Poor Red Jones gets fired from every job he tries. His fiancée gives him one last chance to make good when he becomes a Fuller Brush man. His awkward attempts at sales are further ... See full summary »
Radio sleuth Wally "the Fox" Benton travels to Georgia with his fiance Carol to be married, and to help Carol's college chum Ellie Mae solve a mystery involving a murdered man, old Fort Dixon and buried treasure. Written by
Ron Kerrigan <email@example.com>
Red Skelton played the radio sleuth known as "the Fox" in three comic mysteries of the early 1940s. All had the word "whistling" in the title.
This is the second of the three, and by far the weakest.
The first one, "Whistling in the Dark," was an excellent remake of the 1933 film of the same. The last one, "Whistling in Brooklyn," was an extremely enjoyable farce. I recommend both.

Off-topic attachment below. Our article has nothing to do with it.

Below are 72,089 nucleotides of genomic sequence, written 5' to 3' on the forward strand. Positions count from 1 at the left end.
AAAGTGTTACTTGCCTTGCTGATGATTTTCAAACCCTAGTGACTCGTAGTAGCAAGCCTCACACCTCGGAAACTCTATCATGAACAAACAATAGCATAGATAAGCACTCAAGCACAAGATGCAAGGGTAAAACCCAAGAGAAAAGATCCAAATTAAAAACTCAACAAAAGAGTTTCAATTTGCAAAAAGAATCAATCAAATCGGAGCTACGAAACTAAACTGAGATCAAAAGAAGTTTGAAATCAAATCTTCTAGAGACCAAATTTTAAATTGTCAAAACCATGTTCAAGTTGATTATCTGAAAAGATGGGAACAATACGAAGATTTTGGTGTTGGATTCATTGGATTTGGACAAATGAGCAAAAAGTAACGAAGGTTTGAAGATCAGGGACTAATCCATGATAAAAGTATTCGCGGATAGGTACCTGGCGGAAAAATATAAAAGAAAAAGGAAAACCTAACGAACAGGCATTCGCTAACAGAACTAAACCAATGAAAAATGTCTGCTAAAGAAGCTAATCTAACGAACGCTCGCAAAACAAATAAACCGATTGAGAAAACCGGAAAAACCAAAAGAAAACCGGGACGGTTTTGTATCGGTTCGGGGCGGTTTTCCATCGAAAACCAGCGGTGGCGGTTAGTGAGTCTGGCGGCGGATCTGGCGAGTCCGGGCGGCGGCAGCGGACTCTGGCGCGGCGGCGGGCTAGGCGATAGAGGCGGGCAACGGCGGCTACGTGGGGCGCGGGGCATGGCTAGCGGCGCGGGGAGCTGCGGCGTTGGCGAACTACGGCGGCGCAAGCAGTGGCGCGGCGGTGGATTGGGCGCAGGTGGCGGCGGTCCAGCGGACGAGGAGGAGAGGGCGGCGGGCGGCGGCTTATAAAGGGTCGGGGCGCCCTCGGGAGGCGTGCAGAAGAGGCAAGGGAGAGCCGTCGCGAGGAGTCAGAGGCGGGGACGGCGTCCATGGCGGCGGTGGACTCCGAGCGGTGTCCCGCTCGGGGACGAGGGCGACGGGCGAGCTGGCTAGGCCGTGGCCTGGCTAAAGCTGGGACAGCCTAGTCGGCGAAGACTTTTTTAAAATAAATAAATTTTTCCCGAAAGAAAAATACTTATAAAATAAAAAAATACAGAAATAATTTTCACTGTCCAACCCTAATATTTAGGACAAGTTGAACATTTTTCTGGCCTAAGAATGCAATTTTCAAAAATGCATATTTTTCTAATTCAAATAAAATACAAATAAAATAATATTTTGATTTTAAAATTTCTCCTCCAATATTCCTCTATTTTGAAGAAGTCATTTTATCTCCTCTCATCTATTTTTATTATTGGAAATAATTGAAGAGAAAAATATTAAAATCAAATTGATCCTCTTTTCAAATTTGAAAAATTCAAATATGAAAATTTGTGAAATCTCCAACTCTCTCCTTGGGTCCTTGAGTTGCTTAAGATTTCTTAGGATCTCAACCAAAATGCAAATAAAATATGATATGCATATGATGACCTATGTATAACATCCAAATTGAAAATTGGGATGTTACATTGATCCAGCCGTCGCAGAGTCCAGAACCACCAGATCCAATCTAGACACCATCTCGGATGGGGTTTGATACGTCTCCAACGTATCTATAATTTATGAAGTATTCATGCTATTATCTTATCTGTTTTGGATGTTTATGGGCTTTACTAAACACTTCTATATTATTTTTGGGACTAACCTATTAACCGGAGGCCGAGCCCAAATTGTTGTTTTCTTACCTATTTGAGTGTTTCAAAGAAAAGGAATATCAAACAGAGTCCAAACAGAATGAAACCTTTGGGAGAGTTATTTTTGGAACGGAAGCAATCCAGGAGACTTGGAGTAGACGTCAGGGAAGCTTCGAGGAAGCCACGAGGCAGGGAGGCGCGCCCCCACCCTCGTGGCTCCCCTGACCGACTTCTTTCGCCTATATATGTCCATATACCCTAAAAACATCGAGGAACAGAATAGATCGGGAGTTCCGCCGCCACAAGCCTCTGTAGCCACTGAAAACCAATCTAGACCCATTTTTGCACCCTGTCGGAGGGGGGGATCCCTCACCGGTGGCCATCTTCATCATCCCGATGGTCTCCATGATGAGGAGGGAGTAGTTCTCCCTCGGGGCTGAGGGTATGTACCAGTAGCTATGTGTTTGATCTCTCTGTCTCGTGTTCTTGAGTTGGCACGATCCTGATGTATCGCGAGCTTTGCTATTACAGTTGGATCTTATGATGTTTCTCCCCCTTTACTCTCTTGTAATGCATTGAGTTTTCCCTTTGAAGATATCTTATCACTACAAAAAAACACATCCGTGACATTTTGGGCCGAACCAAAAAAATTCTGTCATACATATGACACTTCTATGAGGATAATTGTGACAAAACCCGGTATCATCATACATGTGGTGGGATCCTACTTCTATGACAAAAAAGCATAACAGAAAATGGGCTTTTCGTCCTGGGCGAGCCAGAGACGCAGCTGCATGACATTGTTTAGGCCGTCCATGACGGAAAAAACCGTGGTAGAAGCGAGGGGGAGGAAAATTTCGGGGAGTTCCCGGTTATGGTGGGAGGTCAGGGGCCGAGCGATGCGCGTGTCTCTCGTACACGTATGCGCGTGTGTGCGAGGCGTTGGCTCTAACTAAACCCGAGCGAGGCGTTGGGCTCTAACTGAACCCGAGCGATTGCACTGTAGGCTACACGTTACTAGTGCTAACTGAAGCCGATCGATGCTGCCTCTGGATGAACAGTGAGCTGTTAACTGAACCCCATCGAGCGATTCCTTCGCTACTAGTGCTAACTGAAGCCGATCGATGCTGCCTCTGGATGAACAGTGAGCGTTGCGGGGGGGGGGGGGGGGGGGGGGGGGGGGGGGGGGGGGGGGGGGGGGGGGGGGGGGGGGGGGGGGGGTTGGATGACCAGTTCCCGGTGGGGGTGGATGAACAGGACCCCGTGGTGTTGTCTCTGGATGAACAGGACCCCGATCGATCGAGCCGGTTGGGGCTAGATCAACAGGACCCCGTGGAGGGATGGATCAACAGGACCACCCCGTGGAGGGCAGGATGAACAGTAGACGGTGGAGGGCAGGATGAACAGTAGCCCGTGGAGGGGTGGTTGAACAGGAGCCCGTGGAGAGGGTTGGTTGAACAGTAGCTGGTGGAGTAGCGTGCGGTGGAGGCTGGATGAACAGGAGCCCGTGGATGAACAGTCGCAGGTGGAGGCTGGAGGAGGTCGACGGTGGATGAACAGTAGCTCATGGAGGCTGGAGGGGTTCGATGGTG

"Whistling in Dixie" can be funny at times, but too often it's boring. I suspect it was made simply because the title seemed irresistible. The phrase "whistling 'Dixie' " was popular American slang at the time. And Ann Rutherford, who co-starred as the Fox's love interest in all three movies, was best known for her role in a Southern epic, "Gone With the Wind."
This movie is full of corny "Southern" dialog, and there are some dated portrayals of African-Americans. Nothing here is any more more offensive than what you'd find in the typical 1940s film about the segregated South. But gosh, this kind of stuff was tired even then.
Skelton's slapstick routines are weaker than usual. He and Rags Ragland, his sidekick and foil in all three "Whistling" films, work very hard, but some of the material falls flat.
If this movie leaves you cold, don't rush to judgment. You may like the other two "Whistling" entries, because they are much better. And if you love this one, you will definitely want to see the other two.
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